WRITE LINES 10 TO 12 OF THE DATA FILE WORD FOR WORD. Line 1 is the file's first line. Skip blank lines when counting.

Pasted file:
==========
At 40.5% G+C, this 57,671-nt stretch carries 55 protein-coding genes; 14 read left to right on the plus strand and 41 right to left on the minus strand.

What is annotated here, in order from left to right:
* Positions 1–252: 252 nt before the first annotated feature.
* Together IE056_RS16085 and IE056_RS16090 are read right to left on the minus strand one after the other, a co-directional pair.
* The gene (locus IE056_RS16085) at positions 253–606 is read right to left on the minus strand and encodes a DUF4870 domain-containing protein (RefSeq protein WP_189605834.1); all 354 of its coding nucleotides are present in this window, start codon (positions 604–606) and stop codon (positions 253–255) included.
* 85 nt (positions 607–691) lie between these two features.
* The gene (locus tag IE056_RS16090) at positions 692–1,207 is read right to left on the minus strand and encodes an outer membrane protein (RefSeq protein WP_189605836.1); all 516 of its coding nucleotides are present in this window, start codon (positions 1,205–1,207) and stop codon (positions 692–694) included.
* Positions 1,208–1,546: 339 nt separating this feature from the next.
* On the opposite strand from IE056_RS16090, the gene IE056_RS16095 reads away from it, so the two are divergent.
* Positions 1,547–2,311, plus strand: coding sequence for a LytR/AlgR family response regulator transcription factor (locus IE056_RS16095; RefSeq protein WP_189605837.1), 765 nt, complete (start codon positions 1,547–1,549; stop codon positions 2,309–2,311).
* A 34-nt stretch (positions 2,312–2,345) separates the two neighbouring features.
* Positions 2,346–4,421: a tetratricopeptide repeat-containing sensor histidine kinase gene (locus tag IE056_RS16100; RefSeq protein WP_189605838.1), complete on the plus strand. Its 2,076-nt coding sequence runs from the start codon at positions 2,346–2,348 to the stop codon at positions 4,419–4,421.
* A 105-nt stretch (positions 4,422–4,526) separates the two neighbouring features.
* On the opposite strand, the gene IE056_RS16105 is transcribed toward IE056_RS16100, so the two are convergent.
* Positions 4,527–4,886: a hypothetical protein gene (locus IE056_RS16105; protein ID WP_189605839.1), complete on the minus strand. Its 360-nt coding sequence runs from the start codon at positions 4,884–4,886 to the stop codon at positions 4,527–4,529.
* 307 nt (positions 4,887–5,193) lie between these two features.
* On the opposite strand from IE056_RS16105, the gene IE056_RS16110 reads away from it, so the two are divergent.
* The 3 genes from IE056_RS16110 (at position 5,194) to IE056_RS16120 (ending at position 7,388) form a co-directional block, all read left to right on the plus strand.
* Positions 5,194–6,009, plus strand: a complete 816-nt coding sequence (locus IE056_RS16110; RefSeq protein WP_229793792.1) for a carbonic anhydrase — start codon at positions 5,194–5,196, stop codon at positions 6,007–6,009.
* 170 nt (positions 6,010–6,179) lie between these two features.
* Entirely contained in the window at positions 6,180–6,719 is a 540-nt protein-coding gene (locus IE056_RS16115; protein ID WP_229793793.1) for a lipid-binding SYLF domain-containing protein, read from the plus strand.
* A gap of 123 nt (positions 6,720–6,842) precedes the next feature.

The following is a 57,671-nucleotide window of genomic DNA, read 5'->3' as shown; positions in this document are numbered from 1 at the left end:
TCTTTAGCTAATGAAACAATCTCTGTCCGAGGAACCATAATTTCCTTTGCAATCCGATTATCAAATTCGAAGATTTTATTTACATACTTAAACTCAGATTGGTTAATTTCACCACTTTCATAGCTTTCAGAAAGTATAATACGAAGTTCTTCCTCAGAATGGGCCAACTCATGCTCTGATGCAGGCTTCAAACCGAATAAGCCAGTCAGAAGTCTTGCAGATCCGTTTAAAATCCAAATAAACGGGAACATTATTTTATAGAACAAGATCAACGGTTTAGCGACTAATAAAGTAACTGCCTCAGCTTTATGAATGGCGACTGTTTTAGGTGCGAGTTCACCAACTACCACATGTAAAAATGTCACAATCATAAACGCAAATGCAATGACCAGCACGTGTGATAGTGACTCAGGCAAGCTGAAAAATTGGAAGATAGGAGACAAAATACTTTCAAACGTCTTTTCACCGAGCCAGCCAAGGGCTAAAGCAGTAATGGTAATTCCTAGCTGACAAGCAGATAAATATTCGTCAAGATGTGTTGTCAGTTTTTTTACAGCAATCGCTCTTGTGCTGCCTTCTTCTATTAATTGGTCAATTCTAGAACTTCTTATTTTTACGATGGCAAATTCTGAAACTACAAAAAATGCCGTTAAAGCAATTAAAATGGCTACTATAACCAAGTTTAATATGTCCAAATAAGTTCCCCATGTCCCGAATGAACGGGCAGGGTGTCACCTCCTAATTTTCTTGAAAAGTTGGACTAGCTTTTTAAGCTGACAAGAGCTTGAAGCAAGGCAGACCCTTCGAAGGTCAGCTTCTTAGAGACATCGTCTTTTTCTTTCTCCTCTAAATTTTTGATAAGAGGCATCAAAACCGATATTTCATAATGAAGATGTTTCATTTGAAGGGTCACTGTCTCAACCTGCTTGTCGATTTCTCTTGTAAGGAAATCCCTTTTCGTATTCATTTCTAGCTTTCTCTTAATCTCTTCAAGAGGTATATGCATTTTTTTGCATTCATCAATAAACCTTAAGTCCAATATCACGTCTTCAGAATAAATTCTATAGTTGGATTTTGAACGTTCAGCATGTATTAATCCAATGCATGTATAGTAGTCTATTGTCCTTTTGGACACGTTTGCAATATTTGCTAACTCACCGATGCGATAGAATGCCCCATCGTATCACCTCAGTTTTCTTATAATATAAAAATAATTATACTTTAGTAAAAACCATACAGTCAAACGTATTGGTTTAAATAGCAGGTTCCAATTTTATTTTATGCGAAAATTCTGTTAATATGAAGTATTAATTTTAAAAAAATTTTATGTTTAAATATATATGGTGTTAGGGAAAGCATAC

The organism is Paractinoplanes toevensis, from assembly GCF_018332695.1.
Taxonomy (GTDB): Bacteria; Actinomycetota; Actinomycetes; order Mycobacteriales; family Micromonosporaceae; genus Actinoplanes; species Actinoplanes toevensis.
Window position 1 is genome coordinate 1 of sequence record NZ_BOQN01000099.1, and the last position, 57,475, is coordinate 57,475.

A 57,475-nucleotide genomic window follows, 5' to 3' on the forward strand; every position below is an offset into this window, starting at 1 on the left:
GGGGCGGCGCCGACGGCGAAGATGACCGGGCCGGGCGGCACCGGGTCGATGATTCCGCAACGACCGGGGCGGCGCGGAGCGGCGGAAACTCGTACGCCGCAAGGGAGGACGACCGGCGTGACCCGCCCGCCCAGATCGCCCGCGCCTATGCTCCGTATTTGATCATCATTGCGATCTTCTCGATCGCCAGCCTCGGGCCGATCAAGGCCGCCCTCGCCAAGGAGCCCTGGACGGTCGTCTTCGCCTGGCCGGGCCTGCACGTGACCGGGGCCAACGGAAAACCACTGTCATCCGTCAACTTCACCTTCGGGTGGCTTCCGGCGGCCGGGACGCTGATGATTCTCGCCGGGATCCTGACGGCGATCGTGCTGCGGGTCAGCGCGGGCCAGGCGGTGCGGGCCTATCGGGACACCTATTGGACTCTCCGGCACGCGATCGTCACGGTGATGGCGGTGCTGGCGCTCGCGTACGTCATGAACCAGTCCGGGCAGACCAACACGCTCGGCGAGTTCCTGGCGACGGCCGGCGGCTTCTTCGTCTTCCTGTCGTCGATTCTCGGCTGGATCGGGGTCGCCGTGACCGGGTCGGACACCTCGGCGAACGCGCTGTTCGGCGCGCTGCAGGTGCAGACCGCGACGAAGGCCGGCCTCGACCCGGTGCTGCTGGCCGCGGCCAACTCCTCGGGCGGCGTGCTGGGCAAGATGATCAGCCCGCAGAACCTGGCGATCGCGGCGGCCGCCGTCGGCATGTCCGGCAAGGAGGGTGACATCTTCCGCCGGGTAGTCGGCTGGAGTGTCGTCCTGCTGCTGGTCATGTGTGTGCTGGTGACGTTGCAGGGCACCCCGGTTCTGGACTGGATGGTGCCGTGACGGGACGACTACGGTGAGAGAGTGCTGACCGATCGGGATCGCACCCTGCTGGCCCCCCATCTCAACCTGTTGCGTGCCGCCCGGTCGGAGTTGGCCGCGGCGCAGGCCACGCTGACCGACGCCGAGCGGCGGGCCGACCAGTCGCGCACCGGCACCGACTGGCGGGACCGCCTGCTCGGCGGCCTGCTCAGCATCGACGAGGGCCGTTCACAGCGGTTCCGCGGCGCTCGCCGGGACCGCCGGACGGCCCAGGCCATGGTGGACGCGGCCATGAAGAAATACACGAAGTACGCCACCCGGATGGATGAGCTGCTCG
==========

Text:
* Positions 1,547–2,311, plus strand: coding sequence for a LytR/AlgR family response regulator transcription factor (locus IE056_RS16095; RefSeq protein WP_189605837.1), 765 nt, complete (start codon positions 1,547–1,549; stop codon positions 2,309–2,311).
* A 34-nt stretch (positions 2,312–2,345) separates the two neighbouring features.
* Positions 2,346–4,421: a tetratricopeptide repeat-containing sensor histidine kinase gene (locus tag IE056_RS16100; RefSeq protein WP_189605838.1), complete on the plus strand. Its 2,076-nt coding sequence runs from the start codon at positions 2,346–2,348 to the stop codon at positions 4,419–4,421.